Correspondence

A Sentimental Return

Letter From Prague

Returning to a city you once loved is always a perilous experience, for it is so easy to be disappointed—as happened to me several years ago when I returned to Venice, a seaborne city I had not seen for more than 40 years.  How can anyone be disappointed by Venice?  My answer had little to do with Venice, whose enchantment, so long as it remains afloat, is timeless; it had to do with the raggle-taggle, blue-jean-and-T-shirt-clad mob of invaders I found myself having to battle every time I stepped out of the hotel and ventured on to the Piazza San Marco or tried to circle the lagoon along the Riva dei Schiavoni.  And this in what I had innocently fancied was the “off-season” tourist month of October!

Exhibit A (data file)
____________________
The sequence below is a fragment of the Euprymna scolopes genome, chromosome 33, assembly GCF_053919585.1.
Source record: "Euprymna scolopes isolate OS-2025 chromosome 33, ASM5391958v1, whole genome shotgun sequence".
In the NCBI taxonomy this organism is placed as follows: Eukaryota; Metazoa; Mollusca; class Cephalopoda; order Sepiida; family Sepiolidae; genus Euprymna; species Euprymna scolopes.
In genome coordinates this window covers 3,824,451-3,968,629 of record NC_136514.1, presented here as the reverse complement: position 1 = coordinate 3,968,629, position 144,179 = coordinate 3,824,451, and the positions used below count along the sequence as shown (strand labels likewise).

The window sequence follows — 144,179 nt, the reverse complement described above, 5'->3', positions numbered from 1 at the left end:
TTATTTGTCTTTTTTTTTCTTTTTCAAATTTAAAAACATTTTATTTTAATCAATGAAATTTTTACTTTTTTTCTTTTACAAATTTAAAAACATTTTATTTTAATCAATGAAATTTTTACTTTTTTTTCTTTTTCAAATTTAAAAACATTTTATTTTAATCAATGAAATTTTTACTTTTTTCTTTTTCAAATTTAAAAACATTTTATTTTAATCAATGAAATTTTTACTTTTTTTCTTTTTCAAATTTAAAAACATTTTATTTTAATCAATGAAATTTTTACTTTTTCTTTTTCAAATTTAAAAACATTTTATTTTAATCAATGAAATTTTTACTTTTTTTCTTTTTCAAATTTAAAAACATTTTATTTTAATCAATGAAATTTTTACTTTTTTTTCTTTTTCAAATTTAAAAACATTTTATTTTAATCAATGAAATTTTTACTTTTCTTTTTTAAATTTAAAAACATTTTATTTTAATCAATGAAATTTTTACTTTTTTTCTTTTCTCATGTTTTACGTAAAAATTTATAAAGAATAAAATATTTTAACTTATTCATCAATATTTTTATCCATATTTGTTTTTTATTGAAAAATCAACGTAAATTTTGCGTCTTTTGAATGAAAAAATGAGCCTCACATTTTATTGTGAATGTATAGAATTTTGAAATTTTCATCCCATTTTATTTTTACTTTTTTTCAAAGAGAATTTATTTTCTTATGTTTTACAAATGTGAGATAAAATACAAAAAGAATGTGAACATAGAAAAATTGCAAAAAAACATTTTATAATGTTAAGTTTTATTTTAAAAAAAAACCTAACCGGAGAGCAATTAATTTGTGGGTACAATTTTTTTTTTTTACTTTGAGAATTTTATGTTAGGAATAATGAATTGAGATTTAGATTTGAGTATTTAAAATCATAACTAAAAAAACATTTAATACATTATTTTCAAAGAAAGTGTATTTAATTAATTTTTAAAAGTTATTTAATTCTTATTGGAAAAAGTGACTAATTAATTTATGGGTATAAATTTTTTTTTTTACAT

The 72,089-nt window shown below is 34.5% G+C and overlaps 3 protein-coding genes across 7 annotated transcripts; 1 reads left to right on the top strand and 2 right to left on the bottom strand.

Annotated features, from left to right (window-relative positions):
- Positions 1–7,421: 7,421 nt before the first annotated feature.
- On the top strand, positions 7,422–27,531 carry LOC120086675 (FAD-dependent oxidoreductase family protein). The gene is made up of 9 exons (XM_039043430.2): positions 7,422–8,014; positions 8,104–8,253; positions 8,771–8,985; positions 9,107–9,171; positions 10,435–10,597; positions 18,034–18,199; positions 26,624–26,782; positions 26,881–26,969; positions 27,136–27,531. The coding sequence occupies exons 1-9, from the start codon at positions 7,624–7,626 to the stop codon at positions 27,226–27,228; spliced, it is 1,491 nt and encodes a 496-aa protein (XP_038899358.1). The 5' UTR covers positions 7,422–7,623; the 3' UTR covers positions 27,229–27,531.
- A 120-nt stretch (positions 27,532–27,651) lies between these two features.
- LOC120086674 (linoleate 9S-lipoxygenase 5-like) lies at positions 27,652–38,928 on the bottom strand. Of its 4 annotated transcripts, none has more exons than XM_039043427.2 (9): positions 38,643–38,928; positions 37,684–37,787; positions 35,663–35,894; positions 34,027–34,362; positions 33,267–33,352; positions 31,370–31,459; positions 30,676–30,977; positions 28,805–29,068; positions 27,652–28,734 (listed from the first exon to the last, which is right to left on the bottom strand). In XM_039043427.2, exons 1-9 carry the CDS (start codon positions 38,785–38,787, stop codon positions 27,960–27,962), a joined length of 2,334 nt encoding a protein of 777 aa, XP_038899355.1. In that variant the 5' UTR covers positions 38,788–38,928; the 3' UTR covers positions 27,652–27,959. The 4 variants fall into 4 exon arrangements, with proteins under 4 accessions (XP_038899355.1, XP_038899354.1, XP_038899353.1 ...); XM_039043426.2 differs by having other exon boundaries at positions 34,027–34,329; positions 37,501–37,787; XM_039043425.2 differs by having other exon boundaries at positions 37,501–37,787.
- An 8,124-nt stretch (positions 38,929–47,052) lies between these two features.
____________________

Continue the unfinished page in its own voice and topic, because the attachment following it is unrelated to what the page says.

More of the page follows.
Having learned from this bitter experience when not to travel, when not to ruin a fond memory, I decided to take no chances in returning to Bohemia.  I therefore chose one of the very coldest moments of the year—late January—to revisit what, ever since I first beheld it during the summer of 1945, was and has remained the lovely, the breathtakingly beautiful, uniquely baroco-Gothic or Gothico-baroque city of Prague.  How right I was!  For I found the old town, with its plethora of red-tiled rooftops, cupolas, and spires, its buttressed bridge with its quaintly gesticulating saints and bishops and its three medieval watchtowers, its long, rambling castle, and its...

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